Recent evidence points to tryptophan (Trp) degradation as a potent immunosuppressive mechanism involved in the maintenance of immunological tolerance. Both Trp depletion and downstream Trp catabolites (TCs) appear to synergistically confer protection against excessive inflammation. In this review, we give an overview of the immunosuppressive properties of Trp degradation with special focus on TCs. Constitutive and inducible Trp degradation in different cell types and tissues of human and murine origin is summarized. We address the influence of Trp degradation on different aspects of autoimmune disorders such as multiple sclerosis. Possible therapeutic approaches for autoimmune disorders targeting Trp degradation are presented, and key issues relevant for the development of such therapeutic strategies are discussed.


 

Monitoring tryptophan metabolism in chronic immune activation.
            (Schröcksnadel et al., 2006) Download
The essential amino acid tryptophan is a constituent of proteins and is also a substrate for two important biosynthetic pathways: the generation of neurotransmitter 5-hydroxytryptamine (serotonin) by tryptophan 5-hydroxylase, and the formation of kynurenine derivatives and nicotinamide adenine dinucleotides. The latter pathway is initiated by the enzymes tryptophan pyrrolase (tryptophan 2,3-dioxygenase, TDO) and indoleamine 2,3-dioxygenase (IDO). TDO is located in liver cells, whereas IDO is expressed in a variety of cells including monocyte-derived macrophages and dendritic cells and is preferentially induced by Th1-type cytokine interferon-gamma. Tryptophan depletion via IDO is part of the cytostatic and antiproliferative activity mediated by interferon-gamma in cells. In vivo tryptophan concentration can be measured by HPLC by monitoring its natural fluorescence (285 nm excitation and 365 nm emission wavelength). IDO activity is characterized best by the kynurenine to tryptophan ratio which correlates with concentrations of immune activation markers such as neopterin. Low serum/plasma tryptophan concentration is observed in infectious, autoimmune, and malignant diseases and disorders that involve cellular (Th1-type) immune activation as well as during pregnancy due to accelerated tryptophan conversion. Thus, in states of persistent immune activation, low tryptophan concentration may contribute to immunodeficiency. Decreased serum tryptophan can also effect serotonin biosynthesis and thus contribute to impaired quality of life and depressive mood. As such, monitoring tryptophan metabolism in chronic immunopathology provides a better understanding of the association between immune activation and IDO and its role in the development of immunodeficiency, anemia and mood disorders.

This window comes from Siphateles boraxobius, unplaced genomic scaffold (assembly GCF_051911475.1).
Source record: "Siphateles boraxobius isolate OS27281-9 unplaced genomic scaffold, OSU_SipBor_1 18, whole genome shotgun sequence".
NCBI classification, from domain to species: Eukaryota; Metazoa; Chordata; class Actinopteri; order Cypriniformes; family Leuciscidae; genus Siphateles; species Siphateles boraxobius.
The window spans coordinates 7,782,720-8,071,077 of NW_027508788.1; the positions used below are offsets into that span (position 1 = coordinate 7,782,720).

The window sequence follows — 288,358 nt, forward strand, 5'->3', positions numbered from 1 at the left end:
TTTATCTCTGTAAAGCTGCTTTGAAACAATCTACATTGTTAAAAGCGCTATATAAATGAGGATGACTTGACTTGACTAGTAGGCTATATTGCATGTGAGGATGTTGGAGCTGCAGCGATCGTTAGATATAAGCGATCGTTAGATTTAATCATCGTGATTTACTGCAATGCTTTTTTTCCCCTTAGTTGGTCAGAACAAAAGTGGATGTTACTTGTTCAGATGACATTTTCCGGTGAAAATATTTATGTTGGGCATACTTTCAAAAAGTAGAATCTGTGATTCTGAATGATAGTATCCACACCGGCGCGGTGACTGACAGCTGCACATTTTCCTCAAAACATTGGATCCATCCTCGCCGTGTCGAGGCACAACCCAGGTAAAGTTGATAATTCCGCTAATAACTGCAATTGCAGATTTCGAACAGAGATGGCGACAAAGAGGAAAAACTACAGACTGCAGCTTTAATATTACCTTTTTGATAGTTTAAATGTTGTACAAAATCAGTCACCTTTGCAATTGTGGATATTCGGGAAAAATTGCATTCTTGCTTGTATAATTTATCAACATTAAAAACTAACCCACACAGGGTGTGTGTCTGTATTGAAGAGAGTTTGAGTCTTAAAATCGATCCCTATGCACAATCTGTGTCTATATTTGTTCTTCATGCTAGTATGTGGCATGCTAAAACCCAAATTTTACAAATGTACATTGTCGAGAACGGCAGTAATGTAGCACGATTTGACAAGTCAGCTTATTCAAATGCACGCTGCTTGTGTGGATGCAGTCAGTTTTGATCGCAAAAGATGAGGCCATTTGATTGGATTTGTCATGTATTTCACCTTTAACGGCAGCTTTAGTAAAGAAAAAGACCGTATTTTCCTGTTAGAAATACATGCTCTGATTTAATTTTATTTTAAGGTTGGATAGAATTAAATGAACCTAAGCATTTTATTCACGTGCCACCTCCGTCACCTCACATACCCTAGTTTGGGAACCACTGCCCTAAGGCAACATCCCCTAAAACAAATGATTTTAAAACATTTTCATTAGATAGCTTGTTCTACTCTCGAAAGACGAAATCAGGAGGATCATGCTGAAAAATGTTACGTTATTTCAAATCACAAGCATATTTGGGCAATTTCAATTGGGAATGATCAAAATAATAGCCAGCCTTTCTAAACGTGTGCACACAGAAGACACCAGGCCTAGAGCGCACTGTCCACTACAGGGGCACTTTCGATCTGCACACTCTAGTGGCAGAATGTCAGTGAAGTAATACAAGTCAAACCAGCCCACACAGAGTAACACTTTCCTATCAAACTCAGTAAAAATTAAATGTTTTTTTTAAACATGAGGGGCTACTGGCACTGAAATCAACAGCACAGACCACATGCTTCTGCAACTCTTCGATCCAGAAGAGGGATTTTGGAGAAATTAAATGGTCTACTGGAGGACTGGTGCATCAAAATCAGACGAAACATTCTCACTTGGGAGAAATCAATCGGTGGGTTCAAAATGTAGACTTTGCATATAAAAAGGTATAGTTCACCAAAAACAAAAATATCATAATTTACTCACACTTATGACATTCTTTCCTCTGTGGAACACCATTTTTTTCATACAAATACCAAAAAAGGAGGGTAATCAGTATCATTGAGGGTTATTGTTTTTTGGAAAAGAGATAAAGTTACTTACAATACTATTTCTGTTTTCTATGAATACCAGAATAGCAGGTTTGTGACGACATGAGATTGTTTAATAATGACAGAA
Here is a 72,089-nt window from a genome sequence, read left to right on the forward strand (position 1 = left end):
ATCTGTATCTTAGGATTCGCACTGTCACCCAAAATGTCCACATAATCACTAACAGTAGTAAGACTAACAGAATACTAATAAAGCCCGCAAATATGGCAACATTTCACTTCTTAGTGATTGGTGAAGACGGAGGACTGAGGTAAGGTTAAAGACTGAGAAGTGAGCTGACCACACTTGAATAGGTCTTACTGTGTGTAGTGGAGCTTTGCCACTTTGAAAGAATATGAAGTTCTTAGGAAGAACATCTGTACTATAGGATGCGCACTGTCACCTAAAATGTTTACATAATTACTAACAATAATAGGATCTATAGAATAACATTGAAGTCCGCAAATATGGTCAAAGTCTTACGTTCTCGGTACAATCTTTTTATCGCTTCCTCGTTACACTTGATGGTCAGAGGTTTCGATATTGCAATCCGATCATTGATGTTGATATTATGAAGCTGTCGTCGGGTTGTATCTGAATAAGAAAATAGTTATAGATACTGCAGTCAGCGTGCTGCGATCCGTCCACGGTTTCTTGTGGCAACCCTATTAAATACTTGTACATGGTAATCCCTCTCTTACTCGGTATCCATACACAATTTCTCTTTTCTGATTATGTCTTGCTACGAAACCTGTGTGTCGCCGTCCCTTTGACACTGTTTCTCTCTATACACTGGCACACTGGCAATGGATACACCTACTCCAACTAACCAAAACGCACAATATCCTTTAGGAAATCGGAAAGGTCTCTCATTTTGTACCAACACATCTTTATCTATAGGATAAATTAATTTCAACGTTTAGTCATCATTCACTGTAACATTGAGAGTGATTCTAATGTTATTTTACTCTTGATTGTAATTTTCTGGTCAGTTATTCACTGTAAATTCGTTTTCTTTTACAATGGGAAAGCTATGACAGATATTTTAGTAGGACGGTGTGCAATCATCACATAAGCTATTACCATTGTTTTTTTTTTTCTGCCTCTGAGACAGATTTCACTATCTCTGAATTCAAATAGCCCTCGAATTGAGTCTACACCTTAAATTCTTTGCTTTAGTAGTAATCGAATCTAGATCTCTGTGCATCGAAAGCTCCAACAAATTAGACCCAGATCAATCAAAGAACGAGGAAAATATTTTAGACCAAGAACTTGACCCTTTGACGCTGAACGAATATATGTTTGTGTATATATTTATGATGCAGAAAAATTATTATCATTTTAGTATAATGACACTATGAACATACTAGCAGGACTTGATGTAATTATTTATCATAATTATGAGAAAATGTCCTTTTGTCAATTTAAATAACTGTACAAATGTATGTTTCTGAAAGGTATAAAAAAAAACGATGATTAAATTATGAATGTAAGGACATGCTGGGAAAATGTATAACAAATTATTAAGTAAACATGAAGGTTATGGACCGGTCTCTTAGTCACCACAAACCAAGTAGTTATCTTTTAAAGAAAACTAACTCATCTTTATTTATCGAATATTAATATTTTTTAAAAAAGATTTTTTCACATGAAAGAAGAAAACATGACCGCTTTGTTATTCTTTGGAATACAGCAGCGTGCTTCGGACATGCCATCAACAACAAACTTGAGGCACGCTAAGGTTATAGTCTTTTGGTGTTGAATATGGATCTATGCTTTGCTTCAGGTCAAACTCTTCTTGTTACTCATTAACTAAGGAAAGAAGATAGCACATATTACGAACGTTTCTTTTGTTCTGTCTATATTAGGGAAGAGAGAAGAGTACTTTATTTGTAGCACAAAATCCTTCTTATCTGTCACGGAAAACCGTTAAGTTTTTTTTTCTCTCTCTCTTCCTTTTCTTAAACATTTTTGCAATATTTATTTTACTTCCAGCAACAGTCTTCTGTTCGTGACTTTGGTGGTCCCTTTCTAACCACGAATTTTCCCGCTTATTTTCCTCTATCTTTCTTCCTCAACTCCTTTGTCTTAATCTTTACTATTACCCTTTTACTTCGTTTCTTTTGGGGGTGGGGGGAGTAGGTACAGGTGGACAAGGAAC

References

Capuron, L, et al. (2014), ‘Activated immune system and inflammation in healthy ageing: relevance for tryptophan and neopterin metabolism.’, Curr Pharm Des, 20 (38), 6048-57. PubMed: 24641220
Opitz, CA, et al. (2007), ‘Tryptophan degradation in autoimmune diseases.’, Cell Mol Life Sci, 64 (19-20), 2542-63. PubMed: 17611712
Schröcksnadel, K, et al. (2006), ‘Monitoring tryptophan metabolism in chronic immune activation.’, Clin Chim Acta, 364 (1-2), 82-90. PubMed: 16139256